Sunday, July 16, 2006

Mr. Bonaparte

This species is named after a nephew of Napoleon, Charles Lucien Bonaparte, who was a leading ornithologist in the 1800s in America and Europe. Because they breed in the Far North, these beautiful gulls are most often seen on lakes and rivers during migration or along the coast in winter. They keep to themselves, seldom joining the larger gulls at dumps. They feed in tidal inlets and at sewage outlets, picking scraps of food from the water. During spring migration, they may often be seen flying northward along large rivers such as the Hudson and the Mississippi.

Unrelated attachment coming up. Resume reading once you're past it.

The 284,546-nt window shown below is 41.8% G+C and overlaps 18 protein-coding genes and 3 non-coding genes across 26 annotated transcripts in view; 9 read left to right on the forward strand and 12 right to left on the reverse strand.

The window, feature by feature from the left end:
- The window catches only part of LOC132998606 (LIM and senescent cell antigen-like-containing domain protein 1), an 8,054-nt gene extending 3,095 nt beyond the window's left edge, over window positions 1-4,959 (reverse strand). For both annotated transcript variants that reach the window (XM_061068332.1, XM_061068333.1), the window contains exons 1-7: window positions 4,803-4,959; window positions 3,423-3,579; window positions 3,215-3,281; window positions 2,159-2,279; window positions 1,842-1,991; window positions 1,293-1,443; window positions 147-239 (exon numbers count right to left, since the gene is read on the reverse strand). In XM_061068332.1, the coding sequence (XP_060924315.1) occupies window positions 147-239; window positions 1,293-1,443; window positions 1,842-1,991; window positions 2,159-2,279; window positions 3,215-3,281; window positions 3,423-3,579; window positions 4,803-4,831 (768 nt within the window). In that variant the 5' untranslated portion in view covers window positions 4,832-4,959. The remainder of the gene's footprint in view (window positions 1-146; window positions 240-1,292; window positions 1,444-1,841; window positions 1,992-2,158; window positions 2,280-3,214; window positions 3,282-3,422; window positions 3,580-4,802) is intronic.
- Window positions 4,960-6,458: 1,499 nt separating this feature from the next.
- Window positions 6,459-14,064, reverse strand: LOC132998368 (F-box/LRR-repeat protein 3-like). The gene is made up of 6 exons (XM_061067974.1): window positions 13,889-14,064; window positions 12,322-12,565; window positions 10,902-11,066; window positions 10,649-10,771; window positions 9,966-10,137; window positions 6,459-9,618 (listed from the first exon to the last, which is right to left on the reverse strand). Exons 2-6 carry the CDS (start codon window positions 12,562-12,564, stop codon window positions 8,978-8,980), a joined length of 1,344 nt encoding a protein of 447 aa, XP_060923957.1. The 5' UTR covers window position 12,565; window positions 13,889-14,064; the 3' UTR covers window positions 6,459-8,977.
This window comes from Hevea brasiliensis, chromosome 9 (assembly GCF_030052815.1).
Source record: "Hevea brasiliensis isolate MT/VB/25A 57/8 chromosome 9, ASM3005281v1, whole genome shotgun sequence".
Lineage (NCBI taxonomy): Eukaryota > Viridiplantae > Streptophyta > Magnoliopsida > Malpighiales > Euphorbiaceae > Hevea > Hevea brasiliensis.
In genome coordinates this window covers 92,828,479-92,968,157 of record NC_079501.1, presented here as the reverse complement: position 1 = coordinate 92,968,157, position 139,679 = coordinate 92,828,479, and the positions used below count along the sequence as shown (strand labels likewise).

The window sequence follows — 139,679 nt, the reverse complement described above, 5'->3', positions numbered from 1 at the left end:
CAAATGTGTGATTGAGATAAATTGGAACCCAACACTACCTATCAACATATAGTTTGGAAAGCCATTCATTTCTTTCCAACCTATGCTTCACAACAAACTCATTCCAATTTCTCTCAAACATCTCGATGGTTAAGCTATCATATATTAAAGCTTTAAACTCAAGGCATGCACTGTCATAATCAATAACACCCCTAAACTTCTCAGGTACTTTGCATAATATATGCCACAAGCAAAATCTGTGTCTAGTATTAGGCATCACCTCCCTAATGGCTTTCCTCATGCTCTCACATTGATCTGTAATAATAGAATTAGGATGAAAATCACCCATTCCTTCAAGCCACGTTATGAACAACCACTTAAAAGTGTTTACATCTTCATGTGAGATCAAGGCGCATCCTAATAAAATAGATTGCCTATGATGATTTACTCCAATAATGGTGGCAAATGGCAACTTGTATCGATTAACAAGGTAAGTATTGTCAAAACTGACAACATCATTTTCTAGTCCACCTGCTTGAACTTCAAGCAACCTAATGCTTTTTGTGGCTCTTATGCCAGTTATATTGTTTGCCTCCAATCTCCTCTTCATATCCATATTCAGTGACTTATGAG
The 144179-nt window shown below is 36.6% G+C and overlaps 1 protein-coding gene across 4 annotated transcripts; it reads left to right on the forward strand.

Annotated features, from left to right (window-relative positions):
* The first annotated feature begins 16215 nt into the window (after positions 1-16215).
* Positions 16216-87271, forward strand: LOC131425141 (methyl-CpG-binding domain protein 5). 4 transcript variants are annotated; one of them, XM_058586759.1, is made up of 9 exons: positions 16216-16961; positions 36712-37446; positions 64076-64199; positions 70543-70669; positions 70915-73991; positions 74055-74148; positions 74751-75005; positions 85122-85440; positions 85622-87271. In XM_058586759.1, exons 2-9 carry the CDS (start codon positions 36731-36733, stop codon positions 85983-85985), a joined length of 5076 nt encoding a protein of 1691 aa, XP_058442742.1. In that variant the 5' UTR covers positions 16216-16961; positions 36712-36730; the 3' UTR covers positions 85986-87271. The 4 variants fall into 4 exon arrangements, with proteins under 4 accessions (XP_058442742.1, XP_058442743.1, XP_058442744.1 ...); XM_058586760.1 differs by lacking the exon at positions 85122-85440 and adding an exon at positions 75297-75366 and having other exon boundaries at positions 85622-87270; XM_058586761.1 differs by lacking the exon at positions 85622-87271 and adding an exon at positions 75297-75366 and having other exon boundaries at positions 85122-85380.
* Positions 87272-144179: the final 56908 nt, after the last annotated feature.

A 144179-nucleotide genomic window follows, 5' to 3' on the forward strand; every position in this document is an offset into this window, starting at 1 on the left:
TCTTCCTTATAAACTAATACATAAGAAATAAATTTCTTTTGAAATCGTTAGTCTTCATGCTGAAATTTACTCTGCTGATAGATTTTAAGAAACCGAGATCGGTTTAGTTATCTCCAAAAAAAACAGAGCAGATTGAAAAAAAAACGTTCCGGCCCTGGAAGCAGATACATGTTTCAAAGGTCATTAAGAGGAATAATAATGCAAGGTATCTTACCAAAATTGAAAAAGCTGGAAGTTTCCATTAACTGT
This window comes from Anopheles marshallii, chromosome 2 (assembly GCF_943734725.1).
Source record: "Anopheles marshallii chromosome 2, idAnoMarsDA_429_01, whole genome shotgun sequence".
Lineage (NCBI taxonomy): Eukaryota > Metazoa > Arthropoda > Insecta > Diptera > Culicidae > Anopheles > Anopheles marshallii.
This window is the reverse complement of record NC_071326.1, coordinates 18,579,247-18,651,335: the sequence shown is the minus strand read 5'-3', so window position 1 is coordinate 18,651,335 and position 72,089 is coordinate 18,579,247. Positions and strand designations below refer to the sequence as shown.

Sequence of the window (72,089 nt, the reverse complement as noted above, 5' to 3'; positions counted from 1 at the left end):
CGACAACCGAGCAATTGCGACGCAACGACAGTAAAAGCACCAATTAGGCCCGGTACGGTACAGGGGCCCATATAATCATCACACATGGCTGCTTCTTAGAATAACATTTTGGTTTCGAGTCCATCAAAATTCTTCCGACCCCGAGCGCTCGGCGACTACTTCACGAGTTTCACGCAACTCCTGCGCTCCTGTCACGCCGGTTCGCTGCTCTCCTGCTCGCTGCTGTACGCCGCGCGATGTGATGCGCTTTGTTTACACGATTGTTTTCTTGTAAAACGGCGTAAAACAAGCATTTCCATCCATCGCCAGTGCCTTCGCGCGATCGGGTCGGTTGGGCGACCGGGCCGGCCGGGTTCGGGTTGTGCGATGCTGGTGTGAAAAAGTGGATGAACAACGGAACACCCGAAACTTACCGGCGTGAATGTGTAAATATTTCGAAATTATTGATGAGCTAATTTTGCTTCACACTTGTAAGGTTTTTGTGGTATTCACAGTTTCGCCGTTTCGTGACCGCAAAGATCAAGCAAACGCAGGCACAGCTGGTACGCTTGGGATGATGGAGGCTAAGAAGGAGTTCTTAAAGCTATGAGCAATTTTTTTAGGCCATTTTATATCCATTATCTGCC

This fellow came to use with a non-repairable broken right wing at the wrist. The wing was amputated at the wrist, so this bird is non-releasable. Cindy is actively trying to find a licensed facility to place him.


Cindy P. said...

This little guy is a real charmer! Not obnoxious like most gulls.

We moved him outside today and he is loving his big swimming pool.

Maybe we can get Dave to post a new photo.

If you live where there is a suitable, licensed facility for this guy, give them a heads up!


Dave said...

You got it CP. Check out